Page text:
1. Adjust Goals and Expectations: It is extremely important to sit down and adjust your goals in a calm and realistic way before you return to the saddle. Your competition schedule, your training and outcome goals will all be naturally affected by your physical and mental health. Depending on the severity of your injury, length of your rehab or time off, the adjustments required will vary in scope. Get help with this process from family, trainer, or friends. Adopting a modified timeline and new goal strategies will take off a lot of pressure, and thus give you the flexibility to listen to your body and comfort level as you return to riding.


“The measure of success is not whether you have a tough problem to deal with, but whether it is the same problem you had last year.” – John Foster Dulles

Challenge: Stopping

Your horse occasionally chooses extremely inopportune times to say “No thank you, the ground is my friend; I’m not leaving it right now.” This seems to be another simple fact of the sport of jumping horses over obstacles – sometimes they won’t. However, particular stops or patterns of stopping can begin to leave footprints in your mind that interfere with your ability to ride effectively.

  1. Focus on Things in Your Control: Ultimately whether your horse lofts him or herself into the air over a pile of lumber is out of your control. Focusing on that reality can cause stress and anxiety that does not help you do your job: creating the best opportunity for them to jump the jump. You control your attitude, your ability to problem solve, and your own physical performance. Keep your mind squarely on those factors and you will create the best environment for your horse to do his job.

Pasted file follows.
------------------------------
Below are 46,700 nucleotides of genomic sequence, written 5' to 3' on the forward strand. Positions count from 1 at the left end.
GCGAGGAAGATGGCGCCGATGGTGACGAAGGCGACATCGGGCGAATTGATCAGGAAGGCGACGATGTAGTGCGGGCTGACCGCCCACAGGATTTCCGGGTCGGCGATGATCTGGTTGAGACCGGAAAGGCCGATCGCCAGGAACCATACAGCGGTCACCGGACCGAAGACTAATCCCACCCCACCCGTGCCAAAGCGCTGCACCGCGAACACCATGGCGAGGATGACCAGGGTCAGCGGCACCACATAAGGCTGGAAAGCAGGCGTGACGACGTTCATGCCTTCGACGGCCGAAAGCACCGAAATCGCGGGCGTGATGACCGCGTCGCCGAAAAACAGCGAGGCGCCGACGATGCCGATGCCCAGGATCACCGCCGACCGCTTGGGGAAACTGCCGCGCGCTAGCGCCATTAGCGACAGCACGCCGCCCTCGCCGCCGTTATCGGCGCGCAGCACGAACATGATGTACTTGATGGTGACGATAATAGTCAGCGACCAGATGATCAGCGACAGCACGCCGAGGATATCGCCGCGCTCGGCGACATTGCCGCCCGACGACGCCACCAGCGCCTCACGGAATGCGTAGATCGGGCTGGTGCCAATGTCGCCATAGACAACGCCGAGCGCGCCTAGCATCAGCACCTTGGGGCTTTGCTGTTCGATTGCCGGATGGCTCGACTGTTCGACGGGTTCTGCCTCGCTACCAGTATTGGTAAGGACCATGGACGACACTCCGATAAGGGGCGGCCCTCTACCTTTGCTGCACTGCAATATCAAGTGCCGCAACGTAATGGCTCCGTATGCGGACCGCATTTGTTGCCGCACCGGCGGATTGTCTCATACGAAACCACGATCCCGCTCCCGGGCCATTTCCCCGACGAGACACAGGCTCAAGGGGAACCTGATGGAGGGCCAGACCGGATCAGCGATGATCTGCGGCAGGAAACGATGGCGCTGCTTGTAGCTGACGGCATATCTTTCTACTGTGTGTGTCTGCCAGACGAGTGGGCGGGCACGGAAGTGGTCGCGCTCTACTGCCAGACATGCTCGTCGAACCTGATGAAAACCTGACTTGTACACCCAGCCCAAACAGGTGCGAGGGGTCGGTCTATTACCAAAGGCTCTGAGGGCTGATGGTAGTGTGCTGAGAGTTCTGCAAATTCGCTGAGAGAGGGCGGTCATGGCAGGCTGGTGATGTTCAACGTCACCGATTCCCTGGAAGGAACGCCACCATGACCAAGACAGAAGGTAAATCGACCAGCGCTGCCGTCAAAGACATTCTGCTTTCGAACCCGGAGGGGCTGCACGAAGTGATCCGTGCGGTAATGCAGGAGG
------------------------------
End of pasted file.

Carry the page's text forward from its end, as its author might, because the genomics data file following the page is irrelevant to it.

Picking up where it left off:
1. Use Process Goals: Process goals focus on position, strategy, or the technical aspect of a task to perform an entire skill (like jumping a trakehner) successfully. For example, if your eye drops to the ground beneath the airy vertical, causing your horse to lose his nerve, a process goal would be getting your eye up on a specific focal point three strides out from the jump.

The Optimal Idea

How you think about a problem is more important than the problem itself – so always think positively.” This quote by Norman Vincent Peale is a wonderful way to frame the ‘problem’ scenario, and it states the utmost import of maintaining a ‘can-do’ attitude no matter what the challenge. When you add that attitude to a mental toolbox full of strategies to utilize, there is no mountain you can’t climb.

Tonya Johnston, MA, is a Mental Skills Coach who specializes in working with equestrian athletes. Her coaching sessions teach mental strategies for optimal sport performance and help riders develop personalized preparation routines. Tonya’s clients have attained competitive success at every level, including national titles and awards. She has presented at both the USEA and USDF national conventions. Tonya has a master’s degree in Sport Psychology from John F. Kennedy University. She conducts “Mental Skills for Riders” clinics throughout the country as well as phone consultations with individual clients. Phone: 510.418.3664.